Lesson of Hope:
Why do people maintain toxic relationships and habits? From the outside, it is so easy for your friends to see the relationship is not going to work. However, when you are a participant in the relationship, you can only see the good times. When your mind recalls events, it can play tricks on you. You are in the relationship remembering the best times, even though those times have not occurred in months.
Why are you unable to see the relationship as it really is?
Our mind has the ability to delete and distort events. It is part of the reason people find it difficult to recall their part in an argument. Have you ever had someone tell a story and they made it sound like the other person just “blew up”? Our course, you know that is unlikely, but you can tell the person believes they did nothing wrong. Selective memory can occur on a conscience level, but it more likely to happen on a subconscious level. When someone is unable to remember his or her role in the problem, it very well may be true.
If that were not troubling enough, our mind distorts reality because it does not have all the information. When we lack information, we will make assumptions based on the limited information we have. This tends to manifest when we assign motive and intent to someone’s words or actions. Even though we may truly believe we know someone’s “why”, we must first admit we do not. We do not know if the person lost a bet, likes to help others, or they are buttering us up to ask for something later. We do not know if they are upset because of the conversation that occurred before us or if they just lost their job.
When you make assumptions based on the little information you have, you are going to react on that bad information. Those who stay in poor relationships assign positive motives to the negative actions they encounter. Deleting and distorting is our minds way of trying to keep things as they are. Our mind is only focused on keeping us alive, and it believes change is the greatest threat to our survival. From our mind’s view, if status quo were dangerous, we would already be dead; so it must not be that bad.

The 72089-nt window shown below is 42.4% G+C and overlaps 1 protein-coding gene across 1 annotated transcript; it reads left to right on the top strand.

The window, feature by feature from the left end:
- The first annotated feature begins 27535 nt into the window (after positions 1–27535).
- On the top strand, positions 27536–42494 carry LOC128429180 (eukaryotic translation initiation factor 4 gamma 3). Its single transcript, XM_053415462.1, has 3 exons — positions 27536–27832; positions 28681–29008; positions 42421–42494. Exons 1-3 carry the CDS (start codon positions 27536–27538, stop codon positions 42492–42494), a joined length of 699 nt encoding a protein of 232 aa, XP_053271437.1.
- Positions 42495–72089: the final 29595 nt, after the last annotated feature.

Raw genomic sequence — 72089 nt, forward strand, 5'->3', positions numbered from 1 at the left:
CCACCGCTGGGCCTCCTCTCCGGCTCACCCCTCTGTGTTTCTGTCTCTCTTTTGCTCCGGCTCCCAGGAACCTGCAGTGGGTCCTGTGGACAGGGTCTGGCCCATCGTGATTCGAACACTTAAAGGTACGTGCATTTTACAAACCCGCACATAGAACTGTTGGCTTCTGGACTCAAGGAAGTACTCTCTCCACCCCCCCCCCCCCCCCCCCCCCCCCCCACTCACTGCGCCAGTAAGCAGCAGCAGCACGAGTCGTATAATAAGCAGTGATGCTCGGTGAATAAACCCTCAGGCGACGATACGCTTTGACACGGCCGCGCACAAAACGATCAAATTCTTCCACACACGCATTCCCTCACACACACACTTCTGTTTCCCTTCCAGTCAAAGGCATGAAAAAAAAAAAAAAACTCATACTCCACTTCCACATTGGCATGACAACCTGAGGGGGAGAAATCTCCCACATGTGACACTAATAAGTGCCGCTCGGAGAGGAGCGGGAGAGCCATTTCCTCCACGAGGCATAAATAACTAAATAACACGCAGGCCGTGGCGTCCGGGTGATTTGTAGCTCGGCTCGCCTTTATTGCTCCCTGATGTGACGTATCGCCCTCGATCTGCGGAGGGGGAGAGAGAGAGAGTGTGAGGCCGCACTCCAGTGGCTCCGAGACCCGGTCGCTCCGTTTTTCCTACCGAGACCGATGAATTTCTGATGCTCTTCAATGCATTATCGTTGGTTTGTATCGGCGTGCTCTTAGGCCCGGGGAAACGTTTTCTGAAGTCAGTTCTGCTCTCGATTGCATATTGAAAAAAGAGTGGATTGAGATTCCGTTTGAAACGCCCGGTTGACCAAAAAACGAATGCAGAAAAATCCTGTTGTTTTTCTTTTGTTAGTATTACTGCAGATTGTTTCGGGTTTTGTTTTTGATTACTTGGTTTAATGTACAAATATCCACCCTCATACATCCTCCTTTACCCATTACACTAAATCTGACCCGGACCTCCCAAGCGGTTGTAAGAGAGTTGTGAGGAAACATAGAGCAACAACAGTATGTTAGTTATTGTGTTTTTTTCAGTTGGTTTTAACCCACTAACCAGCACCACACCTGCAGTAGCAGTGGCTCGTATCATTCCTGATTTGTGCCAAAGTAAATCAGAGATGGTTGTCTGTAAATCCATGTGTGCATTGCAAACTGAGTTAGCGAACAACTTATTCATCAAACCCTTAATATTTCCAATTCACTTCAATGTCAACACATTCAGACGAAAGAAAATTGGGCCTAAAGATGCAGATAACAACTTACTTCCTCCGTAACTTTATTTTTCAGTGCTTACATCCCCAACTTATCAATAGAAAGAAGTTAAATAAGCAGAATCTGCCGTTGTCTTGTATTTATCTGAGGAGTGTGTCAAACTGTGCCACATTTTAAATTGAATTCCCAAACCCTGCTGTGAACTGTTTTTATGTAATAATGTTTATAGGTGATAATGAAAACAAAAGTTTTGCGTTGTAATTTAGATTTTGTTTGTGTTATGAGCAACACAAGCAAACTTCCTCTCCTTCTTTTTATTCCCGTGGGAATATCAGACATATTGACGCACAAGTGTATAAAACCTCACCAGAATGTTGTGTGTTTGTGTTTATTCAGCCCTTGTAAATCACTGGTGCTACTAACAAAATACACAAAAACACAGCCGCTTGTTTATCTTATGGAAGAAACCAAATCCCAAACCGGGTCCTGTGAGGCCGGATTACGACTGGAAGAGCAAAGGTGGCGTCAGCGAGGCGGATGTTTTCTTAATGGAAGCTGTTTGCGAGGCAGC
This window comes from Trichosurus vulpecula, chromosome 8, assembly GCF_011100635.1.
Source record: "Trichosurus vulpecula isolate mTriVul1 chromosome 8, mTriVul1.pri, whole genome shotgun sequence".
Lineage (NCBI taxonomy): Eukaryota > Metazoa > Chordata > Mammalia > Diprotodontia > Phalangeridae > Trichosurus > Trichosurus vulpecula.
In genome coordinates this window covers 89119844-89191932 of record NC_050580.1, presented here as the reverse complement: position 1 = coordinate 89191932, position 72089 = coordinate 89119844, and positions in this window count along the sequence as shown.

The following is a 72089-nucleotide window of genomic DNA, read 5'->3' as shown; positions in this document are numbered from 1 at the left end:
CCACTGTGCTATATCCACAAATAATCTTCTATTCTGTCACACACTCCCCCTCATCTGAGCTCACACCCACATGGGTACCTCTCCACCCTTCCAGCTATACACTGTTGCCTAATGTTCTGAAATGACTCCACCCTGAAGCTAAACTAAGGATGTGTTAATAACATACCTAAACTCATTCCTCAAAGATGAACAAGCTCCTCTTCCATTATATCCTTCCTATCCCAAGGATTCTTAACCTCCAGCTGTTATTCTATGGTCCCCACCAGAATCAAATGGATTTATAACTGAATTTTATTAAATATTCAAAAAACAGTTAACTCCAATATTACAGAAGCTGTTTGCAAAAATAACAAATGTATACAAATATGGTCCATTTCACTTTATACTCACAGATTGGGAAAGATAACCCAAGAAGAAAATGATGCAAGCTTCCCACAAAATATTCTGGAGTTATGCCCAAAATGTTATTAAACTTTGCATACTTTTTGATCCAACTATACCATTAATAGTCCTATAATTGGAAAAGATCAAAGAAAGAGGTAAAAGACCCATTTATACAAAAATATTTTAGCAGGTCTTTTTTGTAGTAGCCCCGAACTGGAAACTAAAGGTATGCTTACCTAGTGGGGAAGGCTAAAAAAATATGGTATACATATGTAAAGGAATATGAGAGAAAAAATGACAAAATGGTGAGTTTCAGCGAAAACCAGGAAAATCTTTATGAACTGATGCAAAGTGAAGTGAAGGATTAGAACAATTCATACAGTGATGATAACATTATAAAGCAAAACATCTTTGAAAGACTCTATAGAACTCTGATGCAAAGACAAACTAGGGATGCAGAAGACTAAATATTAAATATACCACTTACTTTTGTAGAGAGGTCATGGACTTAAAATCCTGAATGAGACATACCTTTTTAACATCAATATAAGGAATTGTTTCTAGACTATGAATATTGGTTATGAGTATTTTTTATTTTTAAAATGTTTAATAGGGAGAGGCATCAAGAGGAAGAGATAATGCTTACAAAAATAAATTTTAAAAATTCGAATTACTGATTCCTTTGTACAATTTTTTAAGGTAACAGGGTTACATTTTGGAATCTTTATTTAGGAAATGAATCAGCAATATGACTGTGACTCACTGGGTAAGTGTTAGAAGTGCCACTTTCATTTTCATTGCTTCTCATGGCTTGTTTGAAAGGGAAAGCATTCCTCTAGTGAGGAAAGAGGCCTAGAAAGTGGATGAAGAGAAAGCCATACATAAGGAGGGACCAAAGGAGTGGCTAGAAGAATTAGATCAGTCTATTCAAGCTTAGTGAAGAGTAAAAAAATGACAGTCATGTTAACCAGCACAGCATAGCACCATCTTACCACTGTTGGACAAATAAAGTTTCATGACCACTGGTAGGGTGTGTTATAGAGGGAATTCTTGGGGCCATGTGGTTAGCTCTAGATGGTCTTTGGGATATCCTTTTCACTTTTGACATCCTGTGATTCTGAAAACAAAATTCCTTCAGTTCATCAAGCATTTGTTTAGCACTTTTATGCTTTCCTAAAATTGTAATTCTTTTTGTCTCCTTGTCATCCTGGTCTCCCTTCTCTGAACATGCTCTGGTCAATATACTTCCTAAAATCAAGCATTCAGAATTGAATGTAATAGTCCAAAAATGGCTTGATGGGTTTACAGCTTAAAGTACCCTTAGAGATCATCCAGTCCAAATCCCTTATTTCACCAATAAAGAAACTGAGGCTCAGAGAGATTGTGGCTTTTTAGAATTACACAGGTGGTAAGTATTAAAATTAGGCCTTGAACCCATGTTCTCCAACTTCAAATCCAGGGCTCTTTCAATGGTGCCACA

Hope in Action:
Stockholm syndrome is known as a condition where the captive develops a psychological allegiance to their captor as a means of survival. The disorder is named after the 1973 bank robbery in Stockholm, Sweden. The victims of the Stockholm bank robbery defended their captors after being released and would not testify against them in court.
There are four key components to recognize Stockholm Syndrome:
Victim develops positive feelings for their captor.
No previous relationship to their captor.
Victim refuses to cooperate with the authorities.
Victim believes they can see the humanity and understand the captor. As a result, they see themselves in the captor and no longer see them as a threat.Stockholm syndrome usually consists of solid emotional ties that develop between two people over a period of time.
The bond is developed from the intimate experiences the two have. For Stockholm syndrome to be present, one person needs to sporadically harass, threaten, or abuse the other person. FBI’s Hostage Barricade Database System shows approximately eight percent of victims show evidence of Stockholm syndrome.The most thought-provoking aspect of the Stockholm syndrome is the way everyone else feels about the captor. When you hear a story about someone being kidnapped and abused, you feel disdain for the captor. To find out the captive does not share your disdain is confusing and frustrating. We begin to judge the victim as weak and irrational. On the other hand, we feel pity for the person and believe the ordeal has disrupted their rational state.
Even though your situation may not be as drastic as a kidnapping, it is important to understand when you are distorting and deleting memories to cope with reality.
PONDER: Your mind has a coping mechanism where it deletes and distorts reality to keep you satisfied with status quo. CONNECT: Are you maintaining toxic or unproductive relationships? Have you created habits that hinder you from accomplishing your life goals? ACCOMPLISH: Reevaluate your most troubling habit or relationship. Keep a one-week journal of your interactions and habits. If you realize the relationship or habit is not helping you accomplish your goal, consider ending it.
Forecast Hope | Be More